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The Changing Role of Charities

Bad News Continues to Pound Poverty-Stricken Americans:

  • 500,000 legal immigrants are expected to lose welfare benefits

  • 180,000 poor children will be denied disability benefits

  • The number of nights spent in Catholic-operated shelters increased 35% last year

  • Able-bodied adults with no dependents who seek jobs but cannot find them are losing their food stamps

  • More than half of those asking for food or shelter at many charities are from the working-poor -- people with low wages who cannot make ends meet.

Funding changes
       Americans are benefiting from a strong economy, including a meteoric rise in the stock market. We are contributing more to nonprofit organizations overall, but giving less to charities that provide desperately needed food, shelter, job training, and other human services for people struggling to stay out of poverty.

       Human service organizations receive $11.7 billion or 8% of total American charitable contributions. This is the only major category of nonprofit organizations to endure reduced public support in 1994 and 1995.

       Since 1993, donations to human service groups have fallen 11.4% in inflation-adjusted dollars. This includes homeless shelters and youth development, vocational training, domestic disaster relief, hunger, senior and woman's programs. Overall, giving has increased 7.4% during the same time period, according to data from the American Association of Fundraising Counsel (AAFRC) Trust for Philanthropy.     

       Federal funding to help the poor is expected to fall $15 billion a year for the next seven years. Even if Americans double their giving to human service programs, which is highly unlikely, it will still not make up for government funding cutbacks. Therefore, it is vital that donors target the most efficient and effective groups.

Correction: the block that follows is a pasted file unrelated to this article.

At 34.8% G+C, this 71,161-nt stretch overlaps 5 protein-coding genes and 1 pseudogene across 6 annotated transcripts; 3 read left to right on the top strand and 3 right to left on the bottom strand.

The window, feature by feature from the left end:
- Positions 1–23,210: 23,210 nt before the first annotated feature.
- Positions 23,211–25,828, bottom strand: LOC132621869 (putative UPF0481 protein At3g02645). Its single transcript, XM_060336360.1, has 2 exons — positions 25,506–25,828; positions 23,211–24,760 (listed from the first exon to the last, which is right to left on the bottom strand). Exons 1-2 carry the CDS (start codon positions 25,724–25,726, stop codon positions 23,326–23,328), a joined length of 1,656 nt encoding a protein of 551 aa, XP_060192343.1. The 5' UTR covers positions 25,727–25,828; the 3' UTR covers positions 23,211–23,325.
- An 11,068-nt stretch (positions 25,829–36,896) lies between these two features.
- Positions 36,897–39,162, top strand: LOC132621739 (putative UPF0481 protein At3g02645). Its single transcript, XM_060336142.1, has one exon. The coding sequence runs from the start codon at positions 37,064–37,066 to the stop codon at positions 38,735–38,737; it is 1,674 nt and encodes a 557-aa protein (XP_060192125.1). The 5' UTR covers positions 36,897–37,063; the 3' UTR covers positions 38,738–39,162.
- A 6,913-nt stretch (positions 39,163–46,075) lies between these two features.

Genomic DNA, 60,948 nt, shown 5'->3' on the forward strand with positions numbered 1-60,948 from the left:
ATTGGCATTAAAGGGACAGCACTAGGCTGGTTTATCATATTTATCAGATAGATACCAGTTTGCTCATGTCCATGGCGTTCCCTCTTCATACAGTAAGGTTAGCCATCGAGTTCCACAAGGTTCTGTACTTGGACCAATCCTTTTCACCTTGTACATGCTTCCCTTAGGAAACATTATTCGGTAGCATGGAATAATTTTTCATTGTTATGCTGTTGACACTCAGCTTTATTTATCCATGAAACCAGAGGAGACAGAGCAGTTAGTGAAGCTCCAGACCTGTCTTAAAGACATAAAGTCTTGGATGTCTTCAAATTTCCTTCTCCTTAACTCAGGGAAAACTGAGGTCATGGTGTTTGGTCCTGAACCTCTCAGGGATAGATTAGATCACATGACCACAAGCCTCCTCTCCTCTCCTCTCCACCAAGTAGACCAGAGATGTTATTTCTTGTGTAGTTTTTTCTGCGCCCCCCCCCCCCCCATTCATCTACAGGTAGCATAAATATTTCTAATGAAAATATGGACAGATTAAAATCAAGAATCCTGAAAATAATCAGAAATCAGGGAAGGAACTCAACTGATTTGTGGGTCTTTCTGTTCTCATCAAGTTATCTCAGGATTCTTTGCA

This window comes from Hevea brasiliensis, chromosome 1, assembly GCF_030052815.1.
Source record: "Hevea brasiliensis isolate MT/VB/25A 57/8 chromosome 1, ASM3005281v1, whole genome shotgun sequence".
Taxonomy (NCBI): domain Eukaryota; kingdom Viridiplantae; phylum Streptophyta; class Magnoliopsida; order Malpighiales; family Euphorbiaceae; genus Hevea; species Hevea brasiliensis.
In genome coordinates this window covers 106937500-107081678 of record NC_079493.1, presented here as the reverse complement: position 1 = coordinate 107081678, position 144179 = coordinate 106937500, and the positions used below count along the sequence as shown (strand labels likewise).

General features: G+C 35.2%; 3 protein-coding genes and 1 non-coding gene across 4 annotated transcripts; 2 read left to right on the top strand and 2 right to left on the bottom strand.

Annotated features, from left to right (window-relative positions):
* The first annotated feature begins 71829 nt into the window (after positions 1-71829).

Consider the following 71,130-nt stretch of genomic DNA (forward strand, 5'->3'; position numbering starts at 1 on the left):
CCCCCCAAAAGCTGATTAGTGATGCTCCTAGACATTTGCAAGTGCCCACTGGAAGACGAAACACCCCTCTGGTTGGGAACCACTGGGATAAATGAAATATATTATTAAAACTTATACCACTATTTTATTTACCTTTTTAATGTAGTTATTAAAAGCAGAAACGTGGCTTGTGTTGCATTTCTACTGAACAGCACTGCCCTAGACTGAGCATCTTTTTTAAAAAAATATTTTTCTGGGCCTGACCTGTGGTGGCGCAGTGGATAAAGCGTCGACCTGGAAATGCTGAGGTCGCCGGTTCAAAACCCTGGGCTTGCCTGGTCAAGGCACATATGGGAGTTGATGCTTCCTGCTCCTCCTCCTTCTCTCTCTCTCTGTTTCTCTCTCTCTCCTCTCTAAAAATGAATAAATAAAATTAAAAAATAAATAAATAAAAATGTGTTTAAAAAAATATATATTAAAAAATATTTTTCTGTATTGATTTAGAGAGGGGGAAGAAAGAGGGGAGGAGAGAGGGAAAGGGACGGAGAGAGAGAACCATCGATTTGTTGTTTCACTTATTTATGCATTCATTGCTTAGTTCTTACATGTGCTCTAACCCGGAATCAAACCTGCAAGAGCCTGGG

How to help
       Donors should consider generously supporting those charities that not only help people to overcome a crisis situation but also those charities that help them to obtain vocational and living skills to lead healthy, and productive lives. We can learn from our government's mistakes, being careful to avoid giving to organizations that allow capable individuals to grow dependent on handouts.

       Some donors may want to give more to help the poor because they feel it is the right thing to do. Others, who are less altruistic, may want to bear in mind that desperate people cut off from both government and charity aid may resort to crime, and that is going to make everybody else's life harder.

By Daniel Borochoff, founder and president of the American Institute of Philanthropy - www.charitywatch.org - one of the nation's foremost charity watchdogs. Dan's bio is with Hearts and Minds governing board members.

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http://www.heartsandminds.org/articles/charity.htm - latest text changes April 20, 2006.

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